best vegan oat milk chocolate

Oat milk has become such a serious craze that I’m surprised this kind of chocolate hasn’t arrived sooner. If you haven’t heard of oat milk, let me introduce you to one of my new favorite beverages. While some have called it basic, I love its toasty flavor and all of the calcium, iron, and other vitamins in it. Plus it’s vegan, nut-free, and has a much lower carbon footprint than other alternative milks (cough, almonds, you monster, cough).

Chocolate CentralValentine's Day 2019 Gift GuideAll of that has led sustainably minded chocolate makers to start using it in their bars, which lends the chocolate the same toasty, roasty taste as the alternative milk itself. Vegans and those with dietary restrictions in particular will like this type of bar, as oat milk chocolate is completely vegan, nut-free, etc., just like its oat milk counterpart.

I have a theory that everyone secretly loves milk chocolate, even my Aunt Judy who says she’ll only eat high-percentage dark chocolate. For all of these folks, chocolate makers have already been turning out dark milk chocolate and coconut milk chocolate. Now it’s oat milk’s turn, and even if you’re not vegan, it’s fantastic.

Since 2017, Map Chocolate has turned out small batches of flavors like triple ginger oat milk white chocolate with dark chocolate chunks, salted caramel, and, for the adventurous, salted caramel with black garlic. “I love being able to offer a plant-based milk (and white) chocolate,” says owner Mackenzie Rivers, noting that she uses gluten-free oats from Bob’s Red Mill.

Meanwhile, Raaka Chocolate just released its limited batch of oat milk bars in January; it includes coconut in the mix too, for an uber creamy bar. And Ritual Chocolate premiered its seasonal chocolate eggnog bar just before the holidays: rum-soaked cocoa nibs, nutmeg, cinnamon, sugar, and oats are ground and refined into a smooth-as-Drake, plant-based chocolate. Roots Chocolate makes a “pop-up” bonbon called Oatie with oat milk and oat bran, based on “an unbaked oatmeal drop cookie my mom used to make,” says owner Lisa Nelson. Cru Chocolate plans to release an oat milk bar soon, as does Land Chocolate, in the U.K., and WKND Chocolate, in Spain, which first named its bar “WKND Ration,” based on the history of U.S. Army D Ration chocolate bars being mainly made with oat milk.

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Though not made with oat milk, these dark chocolate bars are also vegan and gluten-free.
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Now, keep in mind that none of this chocolate—whether it’s milk or mylk—is exactly “healthy.” In all cases, we’re talking about a lower percentage of cocoa, usually 60 percent tops. That means fewer antioxidants and flavanols from the cocoa beans themselves and more sugar (whether it’s cane sugar or natural sugars in milk). Plus, any “milk” chocolate will always have extra cocoa butter (read: fat) added to it, and if it includes coconut there will certainly be more fat as well. Please don’t shoot the messenger, because I am certainly at the top of the list of people who wishes chocolate (especially milk chocolate) were healthy. One point for oat milk chocolate, though: It should have less sugar than traditional milk chocolate, because it will not include the natural sugars in milk.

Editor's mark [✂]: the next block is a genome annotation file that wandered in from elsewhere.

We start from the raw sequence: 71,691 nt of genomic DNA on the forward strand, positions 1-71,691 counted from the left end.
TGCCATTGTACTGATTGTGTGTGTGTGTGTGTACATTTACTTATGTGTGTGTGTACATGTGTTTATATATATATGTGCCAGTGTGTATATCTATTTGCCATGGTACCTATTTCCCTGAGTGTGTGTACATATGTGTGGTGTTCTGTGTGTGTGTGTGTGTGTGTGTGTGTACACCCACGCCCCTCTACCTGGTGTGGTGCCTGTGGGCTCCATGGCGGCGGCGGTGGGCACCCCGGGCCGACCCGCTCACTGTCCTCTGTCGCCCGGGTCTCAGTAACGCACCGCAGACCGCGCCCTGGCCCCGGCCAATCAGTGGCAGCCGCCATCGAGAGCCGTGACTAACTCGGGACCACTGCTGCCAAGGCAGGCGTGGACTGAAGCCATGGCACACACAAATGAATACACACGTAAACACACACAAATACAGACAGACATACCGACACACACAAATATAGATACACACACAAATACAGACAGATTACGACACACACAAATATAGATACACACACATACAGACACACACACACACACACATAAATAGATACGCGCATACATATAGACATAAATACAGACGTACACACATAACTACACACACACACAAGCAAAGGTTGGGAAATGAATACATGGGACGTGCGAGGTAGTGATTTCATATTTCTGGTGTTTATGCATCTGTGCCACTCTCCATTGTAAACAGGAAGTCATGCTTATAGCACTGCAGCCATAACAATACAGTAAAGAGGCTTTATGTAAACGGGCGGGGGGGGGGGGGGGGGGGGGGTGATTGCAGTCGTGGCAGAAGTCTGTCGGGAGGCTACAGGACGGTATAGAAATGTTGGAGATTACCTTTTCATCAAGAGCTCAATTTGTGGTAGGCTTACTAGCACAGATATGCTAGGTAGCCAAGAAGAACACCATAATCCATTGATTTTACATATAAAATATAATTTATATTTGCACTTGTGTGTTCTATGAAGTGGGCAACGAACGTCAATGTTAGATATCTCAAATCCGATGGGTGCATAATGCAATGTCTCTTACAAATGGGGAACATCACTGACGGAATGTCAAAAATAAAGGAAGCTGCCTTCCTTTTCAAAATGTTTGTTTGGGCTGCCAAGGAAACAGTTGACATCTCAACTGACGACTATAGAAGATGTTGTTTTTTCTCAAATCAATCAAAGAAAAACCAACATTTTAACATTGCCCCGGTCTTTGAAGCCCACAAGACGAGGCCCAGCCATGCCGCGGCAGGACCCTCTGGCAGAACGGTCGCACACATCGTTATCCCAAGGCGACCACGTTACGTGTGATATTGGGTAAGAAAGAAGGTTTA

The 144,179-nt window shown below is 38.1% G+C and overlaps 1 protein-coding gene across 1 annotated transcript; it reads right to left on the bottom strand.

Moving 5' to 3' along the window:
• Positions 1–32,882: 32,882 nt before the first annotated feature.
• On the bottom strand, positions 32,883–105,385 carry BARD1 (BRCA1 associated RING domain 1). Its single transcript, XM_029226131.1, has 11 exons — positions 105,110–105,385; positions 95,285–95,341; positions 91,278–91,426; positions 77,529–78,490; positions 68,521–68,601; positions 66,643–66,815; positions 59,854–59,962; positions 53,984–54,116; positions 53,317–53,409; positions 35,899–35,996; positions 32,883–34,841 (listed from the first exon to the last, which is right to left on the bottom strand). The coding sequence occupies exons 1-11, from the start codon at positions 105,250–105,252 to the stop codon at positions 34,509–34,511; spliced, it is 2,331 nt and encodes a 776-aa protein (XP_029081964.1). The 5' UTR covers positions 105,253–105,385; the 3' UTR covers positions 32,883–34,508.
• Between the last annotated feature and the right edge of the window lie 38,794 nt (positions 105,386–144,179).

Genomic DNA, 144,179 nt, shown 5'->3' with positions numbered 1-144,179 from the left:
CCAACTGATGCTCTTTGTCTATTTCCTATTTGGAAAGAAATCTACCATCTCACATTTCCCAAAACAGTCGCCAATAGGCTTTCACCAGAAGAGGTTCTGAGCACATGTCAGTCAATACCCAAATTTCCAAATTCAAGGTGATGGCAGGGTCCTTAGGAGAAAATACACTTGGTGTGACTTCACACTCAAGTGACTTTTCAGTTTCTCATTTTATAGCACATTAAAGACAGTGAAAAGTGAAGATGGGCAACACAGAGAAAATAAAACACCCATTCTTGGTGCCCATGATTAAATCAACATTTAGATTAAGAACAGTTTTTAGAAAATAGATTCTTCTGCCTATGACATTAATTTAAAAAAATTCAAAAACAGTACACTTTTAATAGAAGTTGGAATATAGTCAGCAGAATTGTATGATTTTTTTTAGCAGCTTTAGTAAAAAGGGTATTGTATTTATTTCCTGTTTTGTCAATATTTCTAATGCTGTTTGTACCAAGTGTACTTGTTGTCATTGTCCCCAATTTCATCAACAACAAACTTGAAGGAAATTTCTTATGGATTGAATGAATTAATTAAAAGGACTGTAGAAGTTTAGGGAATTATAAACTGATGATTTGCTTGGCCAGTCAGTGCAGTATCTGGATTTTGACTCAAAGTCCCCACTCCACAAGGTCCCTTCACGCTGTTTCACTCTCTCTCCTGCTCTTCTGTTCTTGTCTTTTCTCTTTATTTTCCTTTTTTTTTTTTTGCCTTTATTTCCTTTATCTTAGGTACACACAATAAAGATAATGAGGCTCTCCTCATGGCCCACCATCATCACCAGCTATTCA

As someone who spends most waking hours thinking about chocolate, part of me takes issue with the idea that it’s even a milk chocolate at all, since the “milk” part is literally ground-up oats. As Karla McNeil-Rueda of Cru Chocolate says, “I think baristas are the ones leading the trend of calling it oat milk, but is actually a grain bar.” In fact, the first “oat milk” bar appeared years ago, from Patric Chocolate, and was simply called Oatmeal Cookie.

But it’s not like you’d make real milk chocolate by pouring milk into melted chocolate: As soon as chocolate encounters liquids like milk and water, it seizes, or clumps up. That’s why you have to use powdered milk to make the delicious treat. (Heads up, history nerds: Swiss chemist Henri Nestlé invented a way to make powdered milk in 1867 and a Swiss chocolate manufacturer added it to chocolate in 1879, changing history forever.)

So is the “milk” part of these bars legitimate or simply marketing? I’m too busy enjoying them to worry about it.

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Related Video: Here’s Why You Should Switch to Oat Milk

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Header image courtesy of Raaka Chocolate/Facebook.

Megan Giller is a food writer and the author of "Bean-to-Bar Chocolate: America’s Craft Chocolate Revolution." Her work has been published in The New York Times, Slate, Zagat, and Food & Wine, and her blog Chocolate Noise was a 2016 Saveur Food Blog Awards finalist. She also hosts luxury chocolate-tasting events, teaches classes at the Institute of Culinary Education and other locales, and judges at chocolate competitions. Follow her on Instagram at @chocolatenoise.
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